Receivers Agholor (66.7), Kendrick Bourne (57.1) and Jakobi Meyers (72.4) are all below the average for open percentage on plays where they are targeted among wideouts with at least five targets, speaking to a lack of separation from New England's receiving weapons.

Jones might not be getting the best of assistance, but a blend of questionable decision-making and lack of aggressiveness from a clean pocket is not a winning strategy in today's NFL. It is also not a combination Brady could be accused of ever possessing during his career, even if he did average fewer than seven yards per attempt across his first three seasons as a starter.

Stepping into Brady's shoes after Cam Newton's failed bid to become the successor was always going to be a tall ask for a rookie, so it is important not to make definitive judgements on a player whose NFL career is still firmly in its infancy.

But the early signs for Jones are mixed and if he is to snatch some of the limelight in primetime, he will need to do a better job of taking advantage of protection and making the right reads and, in the process, keep the man who has built the NFL's greatest resume off the field for as long as possible.

Tom Brady is rarely not front and centre in the NFL, but it is particularly difficult to get away from football's GOAT this week.

Thursday marked the 20th anniversary of the quarterback's first NFL start. On Sunday, he needs only 68 yards to pass Drew Brees for the most passing yards in league history.

"It's definitely a special record because it speaks to the longevity that he's been able to experience and the level that he's been able to play at," Brees said at the start of the week.

Of course, that record will fall as Brady takes the Tampa Bay Buccaneers back to Foxborough to play the New England Patriots for the first time.

The seven-time Super Bowl champion made history time and again in 19 years with the Pats and does not look like stopping now in the pick of the Week 4 Sunday matchups, broken down by Stats Perform.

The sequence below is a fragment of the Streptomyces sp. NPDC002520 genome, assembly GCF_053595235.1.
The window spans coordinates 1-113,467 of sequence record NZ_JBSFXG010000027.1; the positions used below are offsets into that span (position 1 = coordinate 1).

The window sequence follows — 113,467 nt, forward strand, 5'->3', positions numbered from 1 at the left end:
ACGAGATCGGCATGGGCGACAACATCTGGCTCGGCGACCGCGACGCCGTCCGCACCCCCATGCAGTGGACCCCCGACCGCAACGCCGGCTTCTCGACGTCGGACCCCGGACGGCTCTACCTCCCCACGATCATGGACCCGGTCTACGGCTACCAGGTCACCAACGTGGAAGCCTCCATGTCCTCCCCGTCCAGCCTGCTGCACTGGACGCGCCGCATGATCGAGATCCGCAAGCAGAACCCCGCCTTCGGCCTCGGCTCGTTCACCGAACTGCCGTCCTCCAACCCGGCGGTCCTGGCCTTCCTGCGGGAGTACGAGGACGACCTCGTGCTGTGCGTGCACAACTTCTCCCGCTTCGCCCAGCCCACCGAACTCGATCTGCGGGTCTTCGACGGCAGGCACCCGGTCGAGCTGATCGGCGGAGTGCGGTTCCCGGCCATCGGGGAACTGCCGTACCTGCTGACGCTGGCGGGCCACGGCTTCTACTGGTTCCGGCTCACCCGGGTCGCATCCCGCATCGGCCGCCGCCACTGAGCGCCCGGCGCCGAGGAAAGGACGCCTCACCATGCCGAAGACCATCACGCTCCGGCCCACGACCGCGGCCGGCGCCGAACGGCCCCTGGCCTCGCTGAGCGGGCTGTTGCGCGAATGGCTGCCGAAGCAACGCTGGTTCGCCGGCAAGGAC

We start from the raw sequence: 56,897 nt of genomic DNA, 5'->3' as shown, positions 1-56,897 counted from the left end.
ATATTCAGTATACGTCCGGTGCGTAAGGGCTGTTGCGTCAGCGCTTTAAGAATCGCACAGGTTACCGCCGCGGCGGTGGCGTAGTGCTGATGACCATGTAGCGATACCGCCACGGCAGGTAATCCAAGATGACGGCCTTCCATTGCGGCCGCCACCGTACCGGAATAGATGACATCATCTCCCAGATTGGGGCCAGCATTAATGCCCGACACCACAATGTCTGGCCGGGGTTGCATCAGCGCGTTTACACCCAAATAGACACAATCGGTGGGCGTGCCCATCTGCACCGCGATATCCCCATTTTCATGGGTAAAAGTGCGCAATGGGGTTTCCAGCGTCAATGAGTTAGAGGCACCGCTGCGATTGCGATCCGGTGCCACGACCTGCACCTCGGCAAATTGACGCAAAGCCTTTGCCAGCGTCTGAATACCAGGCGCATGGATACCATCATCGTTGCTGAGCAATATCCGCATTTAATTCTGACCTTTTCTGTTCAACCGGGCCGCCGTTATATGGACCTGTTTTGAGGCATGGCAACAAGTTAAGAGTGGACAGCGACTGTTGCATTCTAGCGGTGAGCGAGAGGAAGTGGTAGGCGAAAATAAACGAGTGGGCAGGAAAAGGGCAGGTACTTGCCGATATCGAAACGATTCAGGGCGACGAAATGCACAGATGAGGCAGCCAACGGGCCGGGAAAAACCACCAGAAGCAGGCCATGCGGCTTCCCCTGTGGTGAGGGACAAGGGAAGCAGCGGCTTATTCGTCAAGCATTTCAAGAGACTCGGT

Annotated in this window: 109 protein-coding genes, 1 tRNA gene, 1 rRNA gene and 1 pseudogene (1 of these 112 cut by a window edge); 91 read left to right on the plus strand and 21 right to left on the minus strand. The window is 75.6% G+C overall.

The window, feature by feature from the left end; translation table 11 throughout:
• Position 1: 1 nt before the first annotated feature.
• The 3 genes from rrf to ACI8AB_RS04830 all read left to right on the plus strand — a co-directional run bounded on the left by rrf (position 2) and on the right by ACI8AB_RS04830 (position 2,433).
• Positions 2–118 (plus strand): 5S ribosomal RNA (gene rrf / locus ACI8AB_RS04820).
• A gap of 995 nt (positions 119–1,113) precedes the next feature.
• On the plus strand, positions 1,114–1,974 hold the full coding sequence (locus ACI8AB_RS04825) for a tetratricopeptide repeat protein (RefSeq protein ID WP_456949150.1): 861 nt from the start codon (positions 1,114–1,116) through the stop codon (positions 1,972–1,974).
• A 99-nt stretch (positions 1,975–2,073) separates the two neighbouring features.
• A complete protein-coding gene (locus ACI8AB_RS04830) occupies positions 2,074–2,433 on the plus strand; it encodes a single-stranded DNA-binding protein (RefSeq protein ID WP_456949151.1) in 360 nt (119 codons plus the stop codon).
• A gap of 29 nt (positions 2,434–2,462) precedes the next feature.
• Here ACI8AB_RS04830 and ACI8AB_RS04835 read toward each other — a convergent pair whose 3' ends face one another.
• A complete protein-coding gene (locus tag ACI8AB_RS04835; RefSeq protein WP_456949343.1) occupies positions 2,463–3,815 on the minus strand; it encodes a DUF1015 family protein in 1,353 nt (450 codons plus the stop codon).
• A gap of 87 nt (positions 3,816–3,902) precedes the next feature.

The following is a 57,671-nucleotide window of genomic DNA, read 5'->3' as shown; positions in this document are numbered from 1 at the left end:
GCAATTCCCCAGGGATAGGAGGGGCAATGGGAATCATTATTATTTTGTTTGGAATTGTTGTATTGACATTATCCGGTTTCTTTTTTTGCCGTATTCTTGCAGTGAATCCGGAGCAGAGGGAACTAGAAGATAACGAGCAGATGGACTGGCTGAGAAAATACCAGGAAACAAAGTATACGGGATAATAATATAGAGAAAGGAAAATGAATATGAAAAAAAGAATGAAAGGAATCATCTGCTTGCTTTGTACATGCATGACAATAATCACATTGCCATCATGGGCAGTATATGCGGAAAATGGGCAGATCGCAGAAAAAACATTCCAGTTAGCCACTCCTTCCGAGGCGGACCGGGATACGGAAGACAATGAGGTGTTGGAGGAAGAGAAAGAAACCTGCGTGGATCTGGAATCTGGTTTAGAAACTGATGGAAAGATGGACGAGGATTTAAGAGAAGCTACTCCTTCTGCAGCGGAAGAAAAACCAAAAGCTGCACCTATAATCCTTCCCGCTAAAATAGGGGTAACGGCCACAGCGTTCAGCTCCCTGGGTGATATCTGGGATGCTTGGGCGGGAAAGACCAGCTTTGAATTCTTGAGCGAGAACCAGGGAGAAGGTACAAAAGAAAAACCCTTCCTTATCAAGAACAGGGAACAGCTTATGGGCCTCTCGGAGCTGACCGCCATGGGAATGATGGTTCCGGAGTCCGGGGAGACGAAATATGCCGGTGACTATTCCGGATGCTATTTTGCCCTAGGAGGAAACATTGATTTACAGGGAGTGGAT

Tampa Bay Buccaneers @ New England Patriots

A win for the 2-1 Bucs would make Brady only the fourth starting quarterback to defeat all 32 NFL teams across their careers, joining Brees, Brett Favre and Peyton Manning.

The QB comes into this game in form, having thrown for at least 1,000 yards and 10 touchdowns through his team's first three games of the year for the second time, having also done so with New England in 2011. No other QB has achieved that feat twice.

The Pats will hope they have found a long-term successor in Mac Jones, whose 81 completions are the third-most by any QB in the Super Bowl era through three career games – after Joe Burrow (91) and Kyler Murray (84).

Tampa Bay have a poor record against New England, too. The Pats are 7-2 in this matchup all-time and have held the Bucs to 11.9 points per game – the fewest any current franchise has averaged against another.

Seattle Seahawks @ San Francisco 49ers

The Seahawks are in a spot of bother in the NFC West with a 1-2 record, but they are 14-3 over their past 17 games against the 49ers, making them the first team to beat San Francisco 14 times over a 17-game span since the Los Angeles Rams between 1973 and 1981.

Russell Wilson will hope his team-mates can catch up this week, having become the first QB in the Super Bowl era to complete at least 70 per cent of his passes for 250 yards and no interceptions in each of his first three games of a season. In fact, Seattle's back-to-back defeats marked the second time in franchise history they have lost consecutive games with no turnovers in either (also November 2008).

If nothing else, expect this game to be tight, with the 49ers' past seven games all decided by eight points or fewer – tying a franchise record – although San Francisco certainly have the talent to hurt the Seahawks.

The Niners have had touchdowns from 11 different players this year, tied for the most in NFL history through three games (also the 1964 Houston Oilers, 1987 Chicago Bears and 2002 Patriots). Deebo Samuel is the chief threat right now, though, with his 334 receiving yards the most by a 49er through three team games since Jerry Rice's 341 in 1995.

Arizona Cardinals @ Los Angeles Rams